Your products need to be where your consumers usually go to buy them. Targeting the right retailers with the right products requires good understanding of channel and chain characteristics, and retail trends. The key considerations are sales density, shopper profile and store positioning.
Different classes of goods (e.g. FMCG, durables, clothing, petroleum, fast food etc.) sell in different types of outlets. Even within the same class of goods, channels can vary in importance for different categories, segments or brands. In FMCG for instance, cheeses, cakes, cigarettes, colas and cleansers sell in different types of stores.
In general the sales force should target those channels and chains with high sales density for their product segments and variants. Usually this is self-evident at the category level. However sales personnel need to keep track of trends and changes in shopping behaviour so that they know what segments, variants, and pack sizes to prioritize at which stores. A brand’s market share is severely affected if the distribution of variants, pack types and pack sizes is not aligned with shoppers’ preferences.
For instance the sales of a major sanitary napkin brand were constrained because it was not available at Watsons, at that time a fast growing personal care chain in parts of Asia. Once the importance of the chain was revealed, the manufacturer was prepared to accept the relatively high listing fees that the chain commanded. In addition to sales, the brand’s consumer profile also improved — young women tended to shop more at Watsons.
In another instance, a brand of batteries experienced low market share because shoppers prefer to purchase large pack sizes in supermarkets, and this brand was not available in large pack sizes.
In yet another instance, a breakfast cereals brand experienced sluggish sales because it was not available in small packs. In the Asian market that the brand had entered, people who are not accustomed to consuming breakfast cereals preferred to try small packs before they started buying the bigger packs.
Brands target consumers, and retail banners target shoppers. Both from the viewpoint of the manufacturer and the retailer, it is important that brands are more visible in banners where the shopper profile is aligned with the brands’ target consumer profile. This forms an important basis for prioritizing distribution as well as in-store activities and in-store communication.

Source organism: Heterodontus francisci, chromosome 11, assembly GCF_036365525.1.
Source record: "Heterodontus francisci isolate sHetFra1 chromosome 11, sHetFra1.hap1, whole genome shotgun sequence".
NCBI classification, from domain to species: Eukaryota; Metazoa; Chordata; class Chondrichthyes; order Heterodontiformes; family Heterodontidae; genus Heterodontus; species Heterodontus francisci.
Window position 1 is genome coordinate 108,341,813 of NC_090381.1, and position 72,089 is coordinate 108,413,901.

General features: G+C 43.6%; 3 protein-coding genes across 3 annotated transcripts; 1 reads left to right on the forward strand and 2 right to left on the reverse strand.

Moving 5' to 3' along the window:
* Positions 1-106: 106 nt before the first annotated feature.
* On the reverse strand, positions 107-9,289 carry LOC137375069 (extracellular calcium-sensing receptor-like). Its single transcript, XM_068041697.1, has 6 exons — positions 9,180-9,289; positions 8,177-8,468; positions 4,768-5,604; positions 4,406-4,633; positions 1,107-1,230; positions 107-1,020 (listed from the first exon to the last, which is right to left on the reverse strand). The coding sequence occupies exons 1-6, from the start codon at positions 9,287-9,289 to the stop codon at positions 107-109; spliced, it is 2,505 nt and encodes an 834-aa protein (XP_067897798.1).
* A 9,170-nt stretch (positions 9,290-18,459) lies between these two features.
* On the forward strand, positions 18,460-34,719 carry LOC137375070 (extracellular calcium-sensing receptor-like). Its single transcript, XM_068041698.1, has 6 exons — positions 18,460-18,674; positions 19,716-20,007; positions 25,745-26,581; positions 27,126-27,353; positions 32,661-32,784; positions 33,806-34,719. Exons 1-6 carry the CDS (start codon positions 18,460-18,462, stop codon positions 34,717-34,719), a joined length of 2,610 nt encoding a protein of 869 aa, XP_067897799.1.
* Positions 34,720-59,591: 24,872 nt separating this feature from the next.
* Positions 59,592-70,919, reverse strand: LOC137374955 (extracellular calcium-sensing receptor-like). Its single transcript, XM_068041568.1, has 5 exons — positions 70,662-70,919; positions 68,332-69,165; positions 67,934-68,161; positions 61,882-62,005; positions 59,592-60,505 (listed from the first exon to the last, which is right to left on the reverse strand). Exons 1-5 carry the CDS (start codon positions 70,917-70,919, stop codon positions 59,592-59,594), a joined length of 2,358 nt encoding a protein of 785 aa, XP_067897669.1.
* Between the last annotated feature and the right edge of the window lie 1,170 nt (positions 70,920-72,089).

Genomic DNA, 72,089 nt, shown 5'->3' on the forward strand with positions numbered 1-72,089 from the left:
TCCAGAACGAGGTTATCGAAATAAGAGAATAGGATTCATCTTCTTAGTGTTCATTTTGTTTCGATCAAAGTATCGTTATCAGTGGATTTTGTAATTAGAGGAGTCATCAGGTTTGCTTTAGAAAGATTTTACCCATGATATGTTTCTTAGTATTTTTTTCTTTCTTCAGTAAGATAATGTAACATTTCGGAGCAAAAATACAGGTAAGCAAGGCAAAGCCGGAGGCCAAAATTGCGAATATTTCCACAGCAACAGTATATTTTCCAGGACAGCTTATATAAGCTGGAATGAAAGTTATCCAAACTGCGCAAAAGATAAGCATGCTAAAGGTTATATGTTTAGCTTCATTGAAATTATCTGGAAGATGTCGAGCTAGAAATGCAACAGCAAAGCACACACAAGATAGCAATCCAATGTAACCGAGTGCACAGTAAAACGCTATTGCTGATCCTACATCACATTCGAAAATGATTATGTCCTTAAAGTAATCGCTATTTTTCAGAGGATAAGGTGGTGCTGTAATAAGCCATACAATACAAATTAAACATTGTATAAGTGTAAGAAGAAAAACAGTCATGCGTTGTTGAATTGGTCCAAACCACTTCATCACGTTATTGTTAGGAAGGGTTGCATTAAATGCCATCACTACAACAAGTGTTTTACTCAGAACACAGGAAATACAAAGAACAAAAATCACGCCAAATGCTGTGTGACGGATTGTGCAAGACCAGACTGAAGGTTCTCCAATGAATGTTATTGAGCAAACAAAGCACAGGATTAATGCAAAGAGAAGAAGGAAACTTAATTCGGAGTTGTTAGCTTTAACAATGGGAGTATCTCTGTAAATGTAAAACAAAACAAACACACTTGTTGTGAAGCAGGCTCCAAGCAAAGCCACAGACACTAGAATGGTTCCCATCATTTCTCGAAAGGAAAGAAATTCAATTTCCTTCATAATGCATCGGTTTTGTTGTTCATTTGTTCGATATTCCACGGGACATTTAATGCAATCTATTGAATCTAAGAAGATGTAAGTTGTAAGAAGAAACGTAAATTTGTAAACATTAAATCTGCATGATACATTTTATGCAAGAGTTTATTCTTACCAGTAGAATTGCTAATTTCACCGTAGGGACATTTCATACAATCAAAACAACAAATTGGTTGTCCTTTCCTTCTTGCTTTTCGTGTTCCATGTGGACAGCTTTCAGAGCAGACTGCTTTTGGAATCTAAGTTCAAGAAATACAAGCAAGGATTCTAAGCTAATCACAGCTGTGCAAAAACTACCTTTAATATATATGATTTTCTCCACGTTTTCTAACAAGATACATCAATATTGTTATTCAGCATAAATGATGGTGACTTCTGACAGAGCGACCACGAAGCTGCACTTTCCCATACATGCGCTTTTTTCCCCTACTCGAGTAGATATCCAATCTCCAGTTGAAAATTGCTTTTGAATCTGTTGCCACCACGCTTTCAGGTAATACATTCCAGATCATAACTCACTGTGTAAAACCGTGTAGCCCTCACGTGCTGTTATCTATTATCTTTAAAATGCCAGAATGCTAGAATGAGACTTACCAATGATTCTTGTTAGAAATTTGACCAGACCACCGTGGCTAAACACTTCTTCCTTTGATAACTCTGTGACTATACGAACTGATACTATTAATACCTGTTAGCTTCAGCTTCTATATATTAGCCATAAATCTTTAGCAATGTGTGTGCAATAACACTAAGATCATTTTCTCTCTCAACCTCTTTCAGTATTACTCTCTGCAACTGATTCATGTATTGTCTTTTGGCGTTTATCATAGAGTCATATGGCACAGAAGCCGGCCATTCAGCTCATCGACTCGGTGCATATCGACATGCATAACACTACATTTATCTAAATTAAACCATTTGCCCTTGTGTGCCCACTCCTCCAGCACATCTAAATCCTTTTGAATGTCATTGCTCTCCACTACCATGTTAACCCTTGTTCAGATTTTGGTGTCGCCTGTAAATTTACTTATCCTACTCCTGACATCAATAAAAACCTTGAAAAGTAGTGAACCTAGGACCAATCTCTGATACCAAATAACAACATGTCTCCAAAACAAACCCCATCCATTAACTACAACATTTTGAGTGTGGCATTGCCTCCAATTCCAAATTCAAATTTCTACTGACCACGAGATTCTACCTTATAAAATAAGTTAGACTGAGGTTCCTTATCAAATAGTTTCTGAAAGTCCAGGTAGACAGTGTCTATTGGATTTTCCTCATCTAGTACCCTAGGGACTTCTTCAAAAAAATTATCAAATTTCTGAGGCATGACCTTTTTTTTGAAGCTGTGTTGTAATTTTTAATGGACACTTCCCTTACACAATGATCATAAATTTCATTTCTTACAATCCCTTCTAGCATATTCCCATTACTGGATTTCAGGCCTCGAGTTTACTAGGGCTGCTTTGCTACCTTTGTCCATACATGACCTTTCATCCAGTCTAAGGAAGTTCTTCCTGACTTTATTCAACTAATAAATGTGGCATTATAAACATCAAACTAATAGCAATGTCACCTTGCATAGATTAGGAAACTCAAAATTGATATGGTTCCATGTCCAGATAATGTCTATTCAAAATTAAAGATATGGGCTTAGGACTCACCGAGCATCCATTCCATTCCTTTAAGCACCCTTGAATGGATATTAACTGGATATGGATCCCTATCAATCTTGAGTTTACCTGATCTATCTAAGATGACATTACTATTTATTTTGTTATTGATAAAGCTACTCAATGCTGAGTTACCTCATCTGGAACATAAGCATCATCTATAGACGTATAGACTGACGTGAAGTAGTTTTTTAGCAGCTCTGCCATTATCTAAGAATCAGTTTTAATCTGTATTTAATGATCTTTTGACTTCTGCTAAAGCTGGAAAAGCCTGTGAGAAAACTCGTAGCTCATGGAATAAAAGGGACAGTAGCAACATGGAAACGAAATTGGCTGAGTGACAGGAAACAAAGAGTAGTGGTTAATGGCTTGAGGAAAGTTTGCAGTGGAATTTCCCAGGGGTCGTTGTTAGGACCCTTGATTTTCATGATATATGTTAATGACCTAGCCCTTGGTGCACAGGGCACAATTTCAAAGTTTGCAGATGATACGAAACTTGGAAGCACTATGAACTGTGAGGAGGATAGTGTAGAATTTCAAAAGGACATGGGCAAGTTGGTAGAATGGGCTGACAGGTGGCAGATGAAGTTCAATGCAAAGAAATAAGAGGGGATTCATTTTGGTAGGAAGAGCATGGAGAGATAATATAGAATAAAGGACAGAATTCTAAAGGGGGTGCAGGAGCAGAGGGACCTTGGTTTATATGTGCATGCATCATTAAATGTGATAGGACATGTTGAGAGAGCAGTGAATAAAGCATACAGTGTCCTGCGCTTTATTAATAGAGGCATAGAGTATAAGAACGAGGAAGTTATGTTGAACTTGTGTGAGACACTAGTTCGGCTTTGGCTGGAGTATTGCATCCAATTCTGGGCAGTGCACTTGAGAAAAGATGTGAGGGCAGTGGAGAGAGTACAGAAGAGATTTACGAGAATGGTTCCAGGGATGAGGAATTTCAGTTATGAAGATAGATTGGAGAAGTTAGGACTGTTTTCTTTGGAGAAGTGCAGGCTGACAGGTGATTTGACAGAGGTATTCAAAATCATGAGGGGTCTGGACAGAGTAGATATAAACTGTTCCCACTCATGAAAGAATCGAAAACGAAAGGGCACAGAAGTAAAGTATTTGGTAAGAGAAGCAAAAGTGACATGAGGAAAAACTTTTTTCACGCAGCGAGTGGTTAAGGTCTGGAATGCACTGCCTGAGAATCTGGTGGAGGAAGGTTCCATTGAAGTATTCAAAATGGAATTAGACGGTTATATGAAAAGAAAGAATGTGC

Manufacturers need to be mindful of the retailer’s role and positioning, because the mere presence of a brand in a chain colours consumers’ perception of the brand.
Take for instance high end department stores and mainstream personal care chains. While these are the two most important channels for facial care products, they differ in almost every aspect of their retailing mix, and target contrasting shopper segments.
Even within a channel such as department stores or supermarkets, positioning may differ greatly. There are department stores that primarily sell premium designer labels, while others focus on masstige and mid-range, and still others that specialize in low price popular products.
Mindful of the way the channels and chains are positioned, manufacturers target different brands for different outlets. For instance, L'Oreal’s Plenitude and Garnier ranges of facial care products are usually not seen in the same outlets. Plenitude is distributed in upmarket department stores, whereas Garnier sells in mainstream personal care chains.
Note: To find content on MarketingMind type the acronym ‘MM’ followed by your query into the search bar. For example, if you enter ‘mm consumer analytics’ into Chrome’s search bar, relevant pages from MarketingMind will appear in Google’s result pages.
The Plannogrammer is an experiential learning facility for category managers, trade marketers, and retailers in consumer markets. Ideally suited for hybrid learning programmes, Plannogrammer imparts hands-on training in the planning and evaluation of promotions and merchandising.
It supports a collection of simulation and analysis platforms such as Promotions and Space Planner for optimizing space and promotions, Plannogram for populating shelves and merchandising, a Due To Analysis dashboard that decomposes brand sales into the factors driving sales, and a Promotion Evaluator to evaluate the volume, value and profit impact of promotion plans.